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PROVING YOUR WORTH: GATHERING EVIDENCE IN YOUR SCHOOL LIBRARY Sandra Hughes-Hassell, Ph.D. School of Information & Library Science, UNC Debbie Dupree,

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Presentation on theme: "PROVING YOUR WORTH: GATHERING EVIDENCE IN YOUR SCHOOL LIBRARY Sandra Hughes-Hassell, Ph.D. School of Information & Library Science, UNC Debbie Dupree,"— Presentation transcript:

1 PROVING YOUR WORTH: GATHERING EVIDENCE IN YOUR SCHOOL LIBRARY Sandra Hughes-Hassell, Ph.D. School of Information & Library Science, UNC Debbie Dupree, MLS, NBCT Salem Middle School, Wake County Kristen Ziller, MLS, NBCT Durant Road Middle School, Wake County

2 Essential Questions 1. Why should school librarians worry about proving their worth? 2. What types of data can school librarians gather to demonstrate the tangible learning outcomes and learning benefits of their school library program? 3. How can school librarians use that data to inform their decisions? 4. How can school librarians share that data with key stakeholders? 2 NCSLMA November 4, 2010

3 Why should school librarians worry about proving their worth? 3 NCSLMA November 4, 2010

4 Today’s Economic Environment  A Nation Without School Libraries A Nation Without School Libraries 4 NCSLMA November 4, 2010

5 From the Research…. “Many, especially parents and students, Do Not see librarians as educated professionals who play an active role in the academic community.” From: “A Report of Findings From Six Focus Groups with K-12 Parents, Teachers, and Principals, as Well as Middle and High School Students” (AASL, 2003) 5 NCSLMA November 4, 2010

6 From the Research…. “Parents... tend to rely on their own image of school libraries and librarians from their youth. “When asked what they see as the value of school librarians for their children today, several immediately respond, “Nothing!” These parents see their children utilizing resources outside the school library more frequently and efficiently.” From: “A Report of Findings From Six Focus Groups with K-12 Parents, Teachers, and Principals, as Well as Middle and High School Students” (AASL, 2003) 6 NCSLMA November 4, 2010

7 From the Research…. “ Perceived value of the school library and librarian is lower for middle and high school students than for elementary students – particularly among parents and students.” From: “A Report of Findings From Six Focus Groups with K-12 Parents, Teachers, and Principals, as Well as Middle and High School Students” (AASL, 2003) 7 NCSLMA November 4, 2010

8 From the Research…. “ High school students tend to associate the library with mostly negative thoughts: a nagging/yelling librarian, absolute silence required, an irritating need to show their ID in order to use the school library, and restricted Internet access and checkout limits.” From: “A Report of Findings From Six Focus Groups with K-12 Parents, Teachers, and Principals, as Well as Middle and High School Students” (AASL, 2003) 8 NCSLMA November 4, 2010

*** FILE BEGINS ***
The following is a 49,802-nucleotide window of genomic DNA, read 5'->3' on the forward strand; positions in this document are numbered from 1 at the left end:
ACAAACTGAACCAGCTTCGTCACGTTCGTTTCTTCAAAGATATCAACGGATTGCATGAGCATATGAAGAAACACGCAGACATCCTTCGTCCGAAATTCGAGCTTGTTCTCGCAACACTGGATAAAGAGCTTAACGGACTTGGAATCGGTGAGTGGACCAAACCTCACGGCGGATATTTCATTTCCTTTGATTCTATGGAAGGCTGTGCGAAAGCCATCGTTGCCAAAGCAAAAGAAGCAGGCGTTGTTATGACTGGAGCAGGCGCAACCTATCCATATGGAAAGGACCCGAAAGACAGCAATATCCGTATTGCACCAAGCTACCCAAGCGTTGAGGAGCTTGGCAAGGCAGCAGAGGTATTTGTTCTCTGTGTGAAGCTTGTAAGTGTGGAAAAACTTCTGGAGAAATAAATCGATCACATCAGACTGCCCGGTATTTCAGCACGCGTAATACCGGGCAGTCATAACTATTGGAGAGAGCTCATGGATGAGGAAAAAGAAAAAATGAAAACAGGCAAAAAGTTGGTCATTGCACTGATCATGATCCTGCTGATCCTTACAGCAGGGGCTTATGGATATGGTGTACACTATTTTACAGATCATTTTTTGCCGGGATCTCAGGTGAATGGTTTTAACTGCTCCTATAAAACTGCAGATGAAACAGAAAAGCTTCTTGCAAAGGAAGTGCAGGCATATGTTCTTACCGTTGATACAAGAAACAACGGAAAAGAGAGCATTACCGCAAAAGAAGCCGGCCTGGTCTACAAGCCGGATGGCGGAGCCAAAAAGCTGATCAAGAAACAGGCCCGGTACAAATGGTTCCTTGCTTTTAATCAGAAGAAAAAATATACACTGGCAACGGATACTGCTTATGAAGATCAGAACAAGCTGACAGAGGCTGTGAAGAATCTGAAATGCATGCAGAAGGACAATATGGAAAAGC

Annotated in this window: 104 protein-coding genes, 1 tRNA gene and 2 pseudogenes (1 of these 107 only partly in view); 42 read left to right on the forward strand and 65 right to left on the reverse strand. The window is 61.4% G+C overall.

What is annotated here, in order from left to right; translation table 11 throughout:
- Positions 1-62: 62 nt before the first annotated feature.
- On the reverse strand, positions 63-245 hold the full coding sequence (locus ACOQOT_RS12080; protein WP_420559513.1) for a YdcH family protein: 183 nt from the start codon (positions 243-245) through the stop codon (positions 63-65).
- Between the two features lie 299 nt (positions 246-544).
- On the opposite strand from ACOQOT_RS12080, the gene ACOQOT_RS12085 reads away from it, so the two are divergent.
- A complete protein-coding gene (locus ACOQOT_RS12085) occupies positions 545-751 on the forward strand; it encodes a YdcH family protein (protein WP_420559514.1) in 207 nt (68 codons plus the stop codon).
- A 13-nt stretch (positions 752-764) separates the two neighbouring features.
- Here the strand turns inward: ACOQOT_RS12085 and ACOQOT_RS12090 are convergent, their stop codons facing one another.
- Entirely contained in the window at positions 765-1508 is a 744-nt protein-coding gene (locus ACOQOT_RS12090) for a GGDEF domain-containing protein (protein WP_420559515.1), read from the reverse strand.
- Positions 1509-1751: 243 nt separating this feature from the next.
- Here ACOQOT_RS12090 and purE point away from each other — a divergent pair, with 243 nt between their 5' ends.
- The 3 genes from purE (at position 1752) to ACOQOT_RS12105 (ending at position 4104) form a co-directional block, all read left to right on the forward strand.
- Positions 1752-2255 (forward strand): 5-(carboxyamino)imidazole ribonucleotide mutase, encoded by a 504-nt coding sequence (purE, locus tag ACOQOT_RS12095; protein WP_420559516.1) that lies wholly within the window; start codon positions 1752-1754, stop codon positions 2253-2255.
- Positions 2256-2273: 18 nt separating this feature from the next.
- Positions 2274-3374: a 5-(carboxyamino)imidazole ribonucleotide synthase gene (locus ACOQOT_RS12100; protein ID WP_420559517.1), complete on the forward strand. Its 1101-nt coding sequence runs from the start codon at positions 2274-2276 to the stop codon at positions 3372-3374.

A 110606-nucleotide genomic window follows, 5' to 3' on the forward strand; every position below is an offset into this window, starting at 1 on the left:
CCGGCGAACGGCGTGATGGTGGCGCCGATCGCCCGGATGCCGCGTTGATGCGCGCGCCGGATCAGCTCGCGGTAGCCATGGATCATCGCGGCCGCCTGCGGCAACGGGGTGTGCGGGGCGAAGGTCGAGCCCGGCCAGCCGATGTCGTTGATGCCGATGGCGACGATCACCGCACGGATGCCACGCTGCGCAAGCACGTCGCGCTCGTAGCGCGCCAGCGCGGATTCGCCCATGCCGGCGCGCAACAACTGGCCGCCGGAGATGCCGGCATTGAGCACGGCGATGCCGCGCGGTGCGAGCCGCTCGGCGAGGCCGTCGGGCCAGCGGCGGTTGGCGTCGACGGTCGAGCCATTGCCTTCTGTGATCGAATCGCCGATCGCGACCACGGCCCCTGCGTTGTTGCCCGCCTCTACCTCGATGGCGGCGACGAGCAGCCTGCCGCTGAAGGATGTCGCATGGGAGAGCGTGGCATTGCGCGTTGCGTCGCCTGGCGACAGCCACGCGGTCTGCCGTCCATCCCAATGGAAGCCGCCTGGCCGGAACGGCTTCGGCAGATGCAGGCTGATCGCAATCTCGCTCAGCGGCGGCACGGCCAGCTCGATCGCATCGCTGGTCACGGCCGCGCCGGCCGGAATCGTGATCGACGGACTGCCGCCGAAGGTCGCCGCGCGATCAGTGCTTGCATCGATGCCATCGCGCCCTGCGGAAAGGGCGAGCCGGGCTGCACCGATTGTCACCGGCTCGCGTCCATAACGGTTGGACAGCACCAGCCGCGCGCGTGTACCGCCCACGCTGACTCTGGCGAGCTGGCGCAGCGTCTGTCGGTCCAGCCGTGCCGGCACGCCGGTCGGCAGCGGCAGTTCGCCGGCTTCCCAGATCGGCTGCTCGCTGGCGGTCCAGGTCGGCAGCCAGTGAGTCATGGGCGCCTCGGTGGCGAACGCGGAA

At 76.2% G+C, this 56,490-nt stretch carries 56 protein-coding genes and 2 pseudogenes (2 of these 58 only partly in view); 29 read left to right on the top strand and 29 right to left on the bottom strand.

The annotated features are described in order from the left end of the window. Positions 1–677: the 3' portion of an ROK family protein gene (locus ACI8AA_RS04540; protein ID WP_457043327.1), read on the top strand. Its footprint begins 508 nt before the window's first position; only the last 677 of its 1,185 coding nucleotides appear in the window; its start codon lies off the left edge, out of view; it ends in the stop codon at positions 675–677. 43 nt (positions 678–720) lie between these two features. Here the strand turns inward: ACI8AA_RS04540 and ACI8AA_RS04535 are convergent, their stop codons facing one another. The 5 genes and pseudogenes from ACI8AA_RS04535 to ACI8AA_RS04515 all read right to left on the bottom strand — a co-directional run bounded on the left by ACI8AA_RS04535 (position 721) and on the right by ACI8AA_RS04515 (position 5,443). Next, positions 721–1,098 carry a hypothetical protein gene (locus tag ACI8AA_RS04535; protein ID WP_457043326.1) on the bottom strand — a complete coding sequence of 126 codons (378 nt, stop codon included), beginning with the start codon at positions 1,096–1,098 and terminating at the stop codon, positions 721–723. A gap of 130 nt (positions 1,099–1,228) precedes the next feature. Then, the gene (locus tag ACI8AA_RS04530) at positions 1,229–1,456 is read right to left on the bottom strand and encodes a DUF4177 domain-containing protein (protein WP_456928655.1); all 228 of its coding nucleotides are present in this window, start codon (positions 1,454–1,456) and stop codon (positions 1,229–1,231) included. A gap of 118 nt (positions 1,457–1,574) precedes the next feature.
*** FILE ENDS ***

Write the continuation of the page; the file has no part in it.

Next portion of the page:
9 From the Research….  Survey by SLJ of principals (Lau, 2002)  Only 47% believe there is direct link between effective libraries and increased student achievement.  Only 41% said libraries have positive effect on students’ standardized test scores. 9 NCSLMA November 4, 2010

10 “Librarians have done everything so right that they have made themselves invisible.” (Wallace and Van Fleet, 1994) From the Research…. 10 NCSLMA November 4, 2010

11 What types of data can school librarians gather to demonstrate the tangible learning outcomes and learning benefits of their school library program? How can school librarians use data to inform their decisions? 11 NCSLMA November 4, 2010

12 Using Data to Inform Instruction  Online Database Statistics  SSR Survey ~ Teachers and Students  End-of-Project Debriefing with Teachers  Citation Analysis/Bibliometrics  Entrance/Exit Tickets  Reflection Journals NCSLMA November 4, 2010 12

13 Project Reflections NCSLMA November 4, 2010 13  Understand student struggles  Target individual needs  Revise instruction  Identify reteaching opportunities  Provide opportunities for teacher conversations

14 Entrance Ticket ~ Pre-Project NCSLMA November 4, 2010 14

15 Entrance Ticket ~ Beginning of Project NCSLMA November 4, 2010 15

16 Entrance Ticket ~ During Project NCSLMA November 4, 2010 16

17 Reflections on Literature NCSLMA November 4, 2010 17

18 Using Data to Increase Student Achievement  Student EOG Data NCSLMA November 4, 2010 18

19 19 NCSLMA November 4, 2010

20 EOG Informational Reading by Homeroom NCSLMA November 4, 2010 20

21 Average Circulation by Homeroom NCSLMA November 4, 2010 21 Homeroom# StudentsCirc - monthThis yearAverage Zel 3237633414.5 Swa 1239832314.0 Cou 13116659319.12 M. Han 21716656233.05 Mol 33513042412.11 Man 12321665728.56 Ken 33216954717.09 Hut 4306837612.53 L. Han 234102336.8 Fer 4294532811.31 Che 13021968622.86 Bea 4295134812.0 Bar 4287357620.57